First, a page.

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Pa amb tomàquet (bread and tomato with olive oil).
Catalan cuisine is a Mediterranean cuisine from Cataloniamarker in Spainmarker. It may also refer to the shared cuisine of French Catalonia and Andorramarker, which has a similar cuisine to the Alt Urgellmarker and Cerdanyamarker comarques, often referred to as "Catalan mountain cuisine". It is considered a part of Spanish cuisine or, simultaneously, a part of Western Mediterranean cuisine.

Alternative views

Some contemporary Catalan authors, such as Josep Pla, Jaume Fàbrega or Eliana Thibaut i Comalada, and others like Colman Andrews, have suggested that, besides Catalonia proper, this cuisine takes in the Balearic and Valencian cuisines, but this opinion is challenged as politicised, and is not widespread, nor is supported by either the Catalan, Balearicmarker or Valencian government. In any case, mutual ties do exist between Catalan gastronomy and other Western Mediterranean gastronomies, such as Balearic cuisine, Valencian cuisine, Southern French cuisine, Aragonese cuisine or Murcian cuisine.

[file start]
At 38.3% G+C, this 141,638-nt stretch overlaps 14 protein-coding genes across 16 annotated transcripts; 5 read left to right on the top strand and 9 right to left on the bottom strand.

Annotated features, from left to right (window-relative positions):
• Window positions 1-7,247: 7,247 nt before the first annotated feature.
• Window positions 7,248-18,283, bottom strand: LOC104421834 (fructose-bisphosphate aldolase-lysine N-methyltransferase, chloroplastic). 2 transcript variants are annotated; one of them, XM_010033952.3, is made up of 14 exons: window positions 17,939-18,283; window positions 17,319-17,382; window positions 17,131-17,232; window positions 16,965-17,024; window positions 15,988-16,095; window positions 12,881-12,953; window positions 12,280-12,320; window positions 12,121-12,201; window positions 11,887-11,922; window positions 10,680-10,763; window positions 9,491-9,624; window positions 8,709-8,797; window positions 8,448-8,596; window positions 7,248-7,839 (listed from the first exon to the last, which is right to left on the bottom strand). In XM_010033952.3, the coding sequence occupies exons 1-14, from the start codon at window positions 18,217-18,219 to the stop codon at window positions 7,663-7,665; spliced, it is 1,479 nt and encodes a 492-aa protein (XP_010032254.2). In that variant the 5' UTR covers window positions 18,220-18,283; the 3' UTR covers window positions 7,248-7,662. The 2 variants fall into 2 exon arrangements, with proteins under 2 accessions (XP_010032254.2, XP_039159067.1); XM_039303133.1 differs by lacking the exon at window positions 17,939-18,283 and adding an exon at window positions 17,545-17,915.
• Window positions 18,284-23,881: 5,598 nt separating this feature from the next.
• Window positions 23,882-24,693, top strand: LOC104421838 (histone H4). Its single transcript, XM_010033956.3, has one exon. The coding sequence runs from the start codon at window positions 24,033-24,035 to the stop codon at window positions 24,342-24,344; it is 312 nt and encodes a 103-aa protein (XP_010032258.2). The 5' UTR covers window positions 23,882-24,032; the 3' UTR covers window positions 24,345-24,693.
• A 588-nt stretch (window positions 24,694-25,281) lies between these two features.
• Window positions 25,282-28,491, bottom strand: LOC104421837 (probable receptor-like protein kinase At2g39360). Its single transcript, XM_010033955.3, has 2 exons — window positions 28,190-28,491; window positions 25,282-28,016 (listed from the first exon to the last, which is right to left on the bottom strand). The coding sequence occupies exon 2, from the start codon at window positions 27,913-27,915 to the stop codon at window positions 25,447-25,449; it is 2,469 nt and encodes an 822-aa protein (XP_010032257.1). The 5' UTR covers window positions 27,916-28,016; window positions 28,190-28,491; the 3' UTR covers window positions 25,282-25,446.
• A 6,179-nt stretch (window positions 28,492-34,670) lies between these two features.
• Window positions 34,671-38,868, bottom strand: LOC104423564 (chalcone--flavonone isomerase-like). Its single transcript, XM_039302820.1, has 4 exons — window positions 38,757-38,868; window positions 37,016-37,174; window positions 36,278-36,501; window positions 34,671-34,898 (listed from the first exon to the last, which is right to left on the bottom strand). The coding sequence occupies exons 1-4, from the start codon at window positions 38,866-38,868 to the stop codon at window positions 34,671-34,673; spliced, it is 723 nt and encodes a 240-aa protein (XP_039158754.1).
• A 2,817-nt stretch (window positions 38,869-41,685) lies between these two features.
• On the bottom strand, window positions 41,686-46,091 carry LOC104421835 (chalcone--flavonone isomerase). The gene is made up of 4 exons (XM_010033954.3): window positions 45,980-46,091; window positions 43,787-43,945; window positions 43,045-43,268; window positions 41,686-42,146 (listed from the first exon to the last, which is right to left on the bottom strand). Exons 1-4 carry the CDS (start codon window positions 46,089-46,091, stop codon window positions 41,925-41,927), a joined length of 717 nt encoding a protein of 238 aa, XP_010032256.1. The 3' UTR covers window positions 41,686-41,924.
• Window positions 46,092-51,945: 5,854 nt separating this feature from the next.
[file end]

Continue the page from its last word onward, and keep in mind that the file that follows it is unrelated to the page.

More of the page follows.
Basic ingredients

It relies heavily on ingredients found along the Mediterraneanmarker coast, including fresh vegetables (especially tomato, garlic, aubergine (eggplant), red pepper, and artichoke), wheat products (bread, pasta), Arbequina olive oils, wines, legumes (beans, chickpeas), mushrooms, all sorts of pork preparations (sausages from Vicmarker, ham), all sorts of cheese, poultry, lamb, and many types of fish like sardine, anchovy, tuna, and cod.

The traditional Catalan cuisine is quite diverse, ranging from pork-intensive dishes cooked in the inland part of the region (Catalonia is one of the main producers of swine products in Spain) to fish-based recipes along the coast.

The cuisine includes many preparations that mix sweet and savoury and stews with sauces based upon botifarra (pork sausage) and the characteristic picada (ground almonds, hazelnuts, pine nuts, etc. sometimes with garlic, herbs, biscuits).

Savoury dishes

Sausage from Vic.


Sauces and condiments